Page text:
I don’t know why everyone hates us but nobody wants to say anything nice about us. Like, ever. Instead people will say “You’re from Hull did you say? Oh yes don’t you have the highest teenage pregnancy rate in Britain?” “Isn’t Hull the obese capital of Europe?” “Don’t you have the worst schools in the UK?” “Is it true that the streets are so vicious everyone wears stab vests?” “Didn’t you get voted number one when the Crap Towns book was first published?” (Yes. It’s a sore point.)

The main problem appears to be that there is this general impression that Hull is a not very nice place, for whatever reason, which is then perpetuated to the point where it becomes fact. You’ll get people telling you about the city who have never even been there. Bad form, people, bad form.

I am on a one woman mission to promote my city. Yes at times it is a little bit shit but I bloody love it thank you very much and you know what? Some parts of all cities are a little bit shit sometimes.

This Bank Holiday someone came to visit me and I wanted to show Hull at its very best. However with no car and with guinea pig duties pressing heavily on me I felt somewhat at a loss as to where to take them.

Inspiration came in the form of East Park. The house I grew up in backed on to it so I was there most weekends when I was growing up. It’s where I first learnt what a wallaby was. It’s where I got bitten by a goose (horrifying experience). It’s where I played bob-down tig with my Dad only didn’t bob down fast enough, leaving me with a crescent shaped scar on my forehead where his fingernail punctured my skin. Aaah happy days.

The best thing about East Park is that it has it all. Playground? Check. Animals? Check. Grassy areas. Check. Places to climb? Check. Water play area? Check.


It was the rather lucky recipient of a £6 million pot of money from the Heritage Lottery Fund a few years ago for the purposes of redevelopment and it is now a work of art. Whereas I made do with a paddling pool which would be filled up in early July and not emptied until the end of August, children now have a whole trickling river to play in complete with fountains and Archimedes Screw. Whereas I used to vainly stand at the fence, willing an animal, any animal, to come near me, I can now lean over and touch goats and point at guinea pigs and get close to the deer and wallabies.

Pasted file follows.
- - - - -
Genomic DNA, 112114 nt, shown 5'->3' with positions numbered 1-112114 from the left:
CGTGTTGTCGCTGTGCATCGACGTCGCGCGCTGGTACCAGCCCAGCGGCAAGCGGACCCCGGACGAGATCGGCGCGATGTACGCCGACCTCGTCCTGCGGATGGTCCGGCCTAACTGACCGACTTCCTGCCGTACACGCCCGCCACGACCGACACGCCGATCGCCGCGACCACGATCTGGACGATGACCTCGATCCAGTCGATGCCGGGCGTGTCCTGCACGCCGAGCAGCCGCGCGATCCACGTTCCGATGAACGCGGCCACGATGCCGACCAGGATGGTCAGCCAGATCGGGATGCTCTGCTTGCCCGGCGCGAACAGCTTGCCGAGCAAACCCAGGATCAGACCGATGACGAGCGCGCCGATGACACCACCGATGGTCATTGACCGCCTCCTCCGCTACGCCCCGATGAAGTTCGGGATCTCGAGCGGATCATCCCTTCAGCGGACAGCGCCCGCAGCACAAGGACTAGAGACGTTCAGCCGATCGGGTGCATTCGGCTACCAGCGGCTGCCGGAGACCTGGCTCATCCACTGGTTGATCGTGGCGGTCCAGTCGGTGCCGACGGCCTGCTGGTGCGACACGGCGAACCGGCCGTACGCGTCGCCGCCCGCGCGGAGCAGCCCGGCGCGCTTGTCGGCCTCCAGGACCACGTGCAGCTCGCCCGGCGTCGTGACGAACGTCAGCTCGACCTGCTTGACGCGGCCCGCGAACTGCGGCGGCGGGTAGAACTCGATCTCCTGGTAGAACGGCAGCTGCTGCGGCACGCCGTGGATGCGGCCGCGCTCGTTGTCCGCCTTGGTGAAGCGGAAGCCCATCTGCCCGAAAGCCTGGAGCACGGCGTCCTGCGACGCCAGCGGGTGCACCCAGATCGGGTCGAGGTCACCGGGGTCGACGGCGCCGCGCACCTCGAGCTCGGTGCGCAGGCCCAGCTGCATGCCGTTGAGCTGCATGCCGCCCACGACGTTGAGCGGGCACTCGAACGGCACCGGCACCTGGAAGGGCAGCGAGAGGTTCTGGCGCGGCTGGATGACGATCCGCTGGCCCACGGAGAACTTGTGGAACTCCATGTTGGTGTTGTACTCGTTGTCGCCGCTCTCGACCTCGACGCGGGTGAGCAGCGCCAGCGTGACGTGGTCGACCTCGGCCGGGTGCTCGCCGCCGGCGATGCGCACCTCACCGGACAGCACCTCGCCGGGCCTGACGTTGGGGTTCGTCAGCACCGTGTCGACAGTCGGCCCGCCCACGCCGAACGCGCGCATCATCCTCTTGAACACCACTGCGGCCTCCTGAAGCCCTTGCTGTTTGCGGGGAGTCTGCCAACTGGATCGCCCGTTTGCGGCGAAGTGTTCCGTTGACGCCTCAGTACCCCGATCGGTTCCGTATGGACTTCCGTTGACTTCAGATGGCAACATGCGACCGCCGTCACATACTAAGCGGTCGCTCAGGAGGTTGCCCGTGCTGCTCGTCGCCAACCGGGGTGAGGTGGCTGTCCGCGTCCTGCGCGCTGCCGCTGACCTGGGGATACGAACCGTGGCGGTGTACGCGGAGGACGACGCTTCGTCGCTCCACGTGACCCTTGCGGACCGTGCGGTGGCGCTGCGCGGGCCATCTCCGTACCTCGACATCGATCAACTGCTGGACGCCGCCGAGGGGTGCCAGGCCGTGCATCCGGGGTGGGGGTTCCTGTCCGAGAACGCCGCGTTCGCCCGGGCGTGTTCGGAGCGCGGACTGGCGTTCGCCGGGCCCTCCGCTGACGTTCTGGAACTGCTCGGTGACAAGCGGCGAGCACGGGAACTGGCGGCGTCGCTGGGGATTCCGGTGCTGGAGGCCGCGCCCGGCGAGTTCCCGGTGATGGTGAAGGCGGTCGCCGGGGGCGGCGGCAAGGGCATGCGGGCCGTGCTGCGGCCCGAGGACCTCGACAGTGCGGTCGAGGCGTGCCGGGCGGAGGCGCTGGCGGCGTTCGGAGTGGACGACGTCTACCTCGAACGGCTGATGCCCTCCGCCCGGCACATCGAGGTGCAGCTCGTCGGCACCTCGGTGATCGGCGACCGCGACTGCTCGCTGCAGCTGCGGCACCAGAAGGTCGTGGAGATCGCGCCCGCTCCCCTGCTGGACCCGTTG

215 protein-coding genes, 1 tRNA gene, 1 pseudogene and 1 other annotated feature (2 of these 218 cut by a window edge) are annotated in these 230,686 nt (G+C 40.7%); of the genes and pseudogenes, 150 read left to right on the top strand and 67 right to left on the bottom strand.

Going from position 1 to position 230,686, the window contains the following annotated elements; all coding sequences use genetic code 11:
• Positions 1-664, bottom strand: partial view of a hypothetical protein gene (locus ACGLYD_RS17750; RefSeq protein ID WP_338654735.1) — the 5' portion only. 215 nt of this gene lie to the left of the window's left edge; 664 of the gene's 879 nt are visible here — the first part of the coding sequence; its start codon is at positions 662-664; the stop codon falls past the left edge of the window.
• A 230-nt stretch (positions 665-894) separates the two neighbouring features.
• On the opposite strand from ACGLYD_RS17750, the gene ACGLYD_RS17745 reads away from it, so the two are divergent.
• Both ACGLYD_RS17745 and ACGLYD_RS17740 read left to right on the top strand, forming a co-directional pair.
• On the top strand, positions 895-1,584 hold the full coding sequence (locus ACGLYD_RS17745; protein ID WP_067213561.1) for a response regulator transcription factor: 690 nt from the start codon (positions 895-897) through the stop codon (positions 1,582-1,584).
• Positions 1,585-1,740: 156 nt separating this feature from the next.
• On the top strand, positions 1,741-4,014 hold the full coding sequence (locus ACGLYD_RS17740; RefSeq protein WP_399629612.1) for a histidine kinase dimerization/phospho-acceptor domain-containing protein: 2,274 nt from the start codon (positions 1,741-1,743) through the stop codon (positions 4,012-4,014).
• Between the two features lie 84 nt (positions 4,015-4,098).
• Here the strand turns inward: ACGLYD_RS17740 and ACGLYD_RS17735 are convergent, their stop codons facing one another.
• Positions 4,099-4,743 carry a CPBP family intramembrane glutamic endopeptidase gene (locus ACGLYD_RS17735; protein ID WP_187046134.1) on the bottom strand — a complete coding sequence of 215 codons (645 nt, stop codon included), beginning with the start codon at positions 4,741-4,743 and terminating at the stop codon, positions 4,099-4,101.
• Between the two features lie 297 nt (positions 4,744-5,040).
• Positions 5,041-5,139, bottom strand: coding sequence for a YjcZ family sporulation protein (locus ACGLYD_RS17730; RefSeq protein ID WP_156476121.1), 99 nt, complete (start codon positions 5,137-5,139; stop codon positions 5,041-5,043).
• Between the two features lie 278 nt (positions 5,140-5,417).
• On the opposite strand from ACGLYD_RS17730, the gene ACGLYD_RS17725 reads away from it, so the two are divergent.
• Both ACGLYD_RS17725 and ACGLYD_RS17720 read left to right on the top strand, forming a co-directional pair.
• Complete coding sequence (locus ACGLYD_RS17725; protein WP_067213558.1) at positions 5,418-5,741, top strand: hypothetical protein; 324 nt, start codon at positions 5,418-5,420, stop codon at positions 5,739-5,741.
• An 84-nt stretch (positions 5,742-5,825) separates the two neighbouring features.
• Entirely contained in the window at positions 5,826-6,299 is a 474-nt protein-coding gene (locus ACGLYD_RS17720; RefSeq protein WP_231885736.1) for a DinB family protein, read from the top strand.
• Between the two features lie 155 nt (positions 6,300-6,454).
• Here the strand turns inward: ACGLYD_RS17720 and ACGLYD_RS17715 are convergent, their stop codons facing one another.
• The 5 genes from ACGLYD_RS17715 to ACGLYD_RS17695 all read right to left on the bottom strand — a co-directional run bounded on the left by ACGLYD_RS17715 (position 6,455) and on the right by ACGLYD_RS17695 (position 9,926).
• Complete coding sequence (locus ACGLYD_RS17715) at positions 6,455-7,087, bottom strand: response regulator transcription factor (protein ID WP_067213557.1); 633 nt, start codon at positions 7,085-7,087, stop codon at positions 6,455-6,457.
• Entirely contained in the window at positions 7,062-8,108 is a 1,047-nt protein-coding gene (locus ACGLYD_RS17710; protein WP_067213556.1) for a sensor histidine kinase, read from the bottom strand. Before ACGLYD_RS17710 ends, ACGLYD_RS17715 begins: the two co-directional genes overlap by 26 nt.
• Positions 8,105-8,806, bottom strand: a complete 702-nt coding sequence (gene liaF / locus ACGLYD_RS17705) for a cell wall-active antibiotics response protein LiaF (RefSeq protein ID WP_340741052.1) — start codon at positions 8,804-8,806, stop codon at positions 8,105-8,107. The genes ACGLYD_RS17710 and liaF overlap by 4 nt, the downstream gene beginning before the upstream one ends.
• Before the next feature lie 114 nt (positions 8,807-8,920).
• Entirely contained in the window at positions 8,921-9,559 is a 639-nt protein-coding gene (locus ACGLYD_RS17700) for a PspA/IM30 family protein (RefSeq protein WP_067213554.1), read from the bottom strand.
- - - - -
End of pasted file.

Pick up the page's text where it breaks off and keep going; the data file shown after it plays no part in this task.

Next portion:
An albino wallaby! Hello my name is awesome.

The little sweet shop on the corner that was there when I was a wee thing is still there now and you can still get a bag of duck food for 50p and go and sit near the boating lake and get attacked by ducks and geese and pigeons.

(Luckily my life changing experience of being bitten by a goose has not totally traumatised me)

You can wander amidst the gardens and you can now go to a freakin’ cafe which they built with the new money. You can clamber amongst the rocks of Khyber Pass, albeit with a little more health and safety considerations than when I was young. You can climb up some steps and see this view in front of you.


Yes. That is in Hull people.

And even more exciting than any of this is the fact that I’ve discovered that East Park has a free outdoor gym in it! I saw a BBC Breakfast segment about this a long time ago but had no idea where was one here right under my nose. So much fun and I swear, if I lived closer (another misconception is that Hull is small. It’s not. It’s freakin’ massive) I would go here. Exercise bikes, cross trainer type contraptions (which are harder work than the real thing), leg press, chest press machines. All there and available for you to use. For free. Unbelievable. You might have to fight the kids for it however, I did a fair amount of muttering that went something along the lines of “I’m not allowed to play on their swings, why do they get to go on this stuff” but I guess I should be gracious and be pleased that young people are taking an interest in being active. (God I’m such a zen master.)


All this.

For free.

Just call me Hull’s Official Ambassador.